ANKARA, Turkey — Turkey’s ambitious program to build the country’s first indigenous fighter jet is awaiting a critical endorsement from a supreme body chaired by President Recep Tayyip Erdogan.
Procurement officials said the meeting of the Defence Industry Executive Committee, expected to convene in the next few weeks, will produce a comprehensive briefing to Erdogan on the fighter program, dubbed TF-X.
“The briefing will be the first critical step for the program this year,” an official said. “With the president’s approval, the TF-X will gain pace.”
The TF-X and other major indigenous development programs are Erdogan’s pet projects.
A presidential adviser said Erdogan intends to order officials to give momentum to TF-X. “The president is strongly in favor of independent defense industry capabilities, including the fighter program,” the adviser said.
The planned meeting of the Defence Industry Executive Committee will be the first gathering under the chairmanship of the president. The committee, along with Turkey’s top defense companies, was tied to Erdogan under a state of emergency decree in December. Before the decree, Prime Minister Binali Yildirim acted as chairman of the committee.
The meeting will come at a time when Erdogan is increasingly suspicious of Turkey’s defense industry ties with NATO allies, most notably the United States.
Erdogan has strongly praised Turkish-made systems used in Turkey’s military incursion into neighboring Syria. These systems include locally made drones (including armed models), rockets and the T129 ATAK, a Turkish-made attack helicopter under license from the Italian-British firm AgustaWestland.
U.S.-Turkey relations have been strained over Turkey’s actions in Syria, and Turkey’s growing military and political ties with Russia are a cause of concern among its Western and NATO allies.
Turkey launched a military incursion into Syria on Jan. 21, targeting Kurdish militia in the region. Turkey views Syrian Kurds as terrorists, whereas the U.S. considers them allies in its fight against the Islamic State group.
Turkey announced Dec. 29 a finalized deal with Russia for the acquisition of the Russian-made S-400 surface-to-air missile defense architecture. The Ankara government will pay more than $2 billion for the system. Turkey will be the first NATO member state to deploy the S-400 system on its soil.
The next critical stage after the committee meeting will be a Turkish decision to choose an engine for the TF-X. An aerospace official familiar with the TF-X program said the decision on the technology supplier for the engine could also be made at the meeting.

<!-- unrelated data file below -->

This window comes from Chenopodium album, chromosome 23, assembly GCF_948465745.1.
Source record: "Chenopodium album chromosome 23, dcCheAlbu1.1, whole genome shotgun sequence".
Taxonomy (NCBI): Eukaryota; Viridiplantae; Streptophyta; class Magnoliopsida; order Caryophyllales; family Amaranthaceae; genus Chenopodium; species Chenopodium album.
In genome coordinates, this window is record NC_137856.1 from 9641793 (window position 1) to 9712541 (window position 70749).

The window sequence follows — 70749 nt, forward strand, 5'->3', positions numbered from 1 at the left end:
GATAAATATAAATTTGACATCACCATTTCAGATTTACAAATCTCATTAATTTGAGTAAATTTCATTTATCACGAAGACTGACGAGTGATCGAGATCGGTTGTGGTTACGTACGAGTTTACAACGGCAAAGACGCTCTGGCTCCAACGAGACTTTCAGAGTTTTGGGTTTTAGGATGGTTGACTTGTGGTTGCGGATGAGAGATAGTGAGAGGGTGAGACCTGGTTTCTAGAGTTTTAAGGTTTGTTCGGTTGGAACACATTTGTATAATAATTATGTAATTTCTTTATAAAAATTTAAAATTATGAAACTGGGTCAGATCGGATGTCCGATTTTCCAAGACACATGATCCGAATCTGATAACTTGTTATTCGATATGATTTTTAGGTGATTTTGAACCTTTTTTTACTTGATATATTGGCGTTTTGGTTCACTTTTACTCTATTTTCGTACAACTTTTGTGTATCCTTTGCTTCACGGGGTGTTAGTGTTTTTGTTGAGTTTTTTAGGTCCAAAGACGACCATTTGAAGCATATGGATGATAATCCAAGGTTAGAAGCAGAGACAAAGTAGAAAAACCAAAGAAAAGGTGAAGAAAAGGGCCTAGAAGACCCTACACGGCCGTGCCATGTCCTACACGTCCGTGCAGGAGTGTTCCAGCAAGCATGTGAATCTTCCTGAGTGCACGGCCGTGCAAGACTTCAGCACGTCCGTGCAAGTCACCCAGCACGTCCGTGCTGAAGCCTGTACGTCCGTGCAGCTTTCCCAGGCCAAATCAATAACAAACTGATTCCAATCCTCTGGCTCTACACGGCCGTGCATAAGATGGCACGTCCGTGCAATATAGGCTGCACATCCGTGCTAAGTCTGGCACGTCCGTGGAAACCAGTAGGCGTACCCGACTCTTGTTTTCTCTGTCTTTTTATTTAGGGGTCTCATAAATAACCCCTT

“Talks with a number of potential technology suppliers and their local partners have recently matured enough to give decision-makers a clear picture,” he said. “The idea is to rely on foreign technology in order to build, in the longer term, an indigenous engine that will power the TF-X. … I think we are close to an understanding.”
The TF-X program is run by the country’s procurement agency, the Undersecretariat for Defence Industries. But the decision on the engine will be made by the Defence Industry Executive Committee.
In October 2016, engine-maker Rolls-Royce offered to Turkey a joint production partnership with a view to powering planned Turkish platforms and for potential sales to third parties. The British company’s proposal involved a production unit in Turkey to manufacture engines for the TF-X, helicopters, tanks and missiles.
A year before that, in October 2015, a memorandum of understanding had been signed between Turkey and Rolls-Royce for technological know-how and a production unit. Under the plan, Rolls-Royce will launch an advanced manufacturing and technology center in Turkey ― the company’s eighth such unit worldwide.
Meanwhile, Tusas Engine Industries, or TEI, a government-controlled engine maker, is currently working to refine a 20-year road map for the design, development and manufacturing of a local aircraft engine, also with the aim of powering the TF-X. TEI is a sister company of Turkish Aerospace Industries, or TAI, the prime local contractor of the TF-X program.
Top officials from Turkey met last month with a high-profile British delegation to discuss ways to go forward with plans to design, develop and build the TF-X.
The British delegation, including International Trade Secretary Liam Fox and Rolls-Royce CEO Warren East, met Jan. 13 with Turkish Prime Minister Yildirim, chief defense procurement officer Ismail Demir, TAI’s CEO Temel Kotil and other senior Turkish officials.
In January 2017, Britain and Turkey signed a deal worth more than £100 million (U.S. $141 million) to develop the Turkish fighter jet. The deal involves TAI and BAE Systems.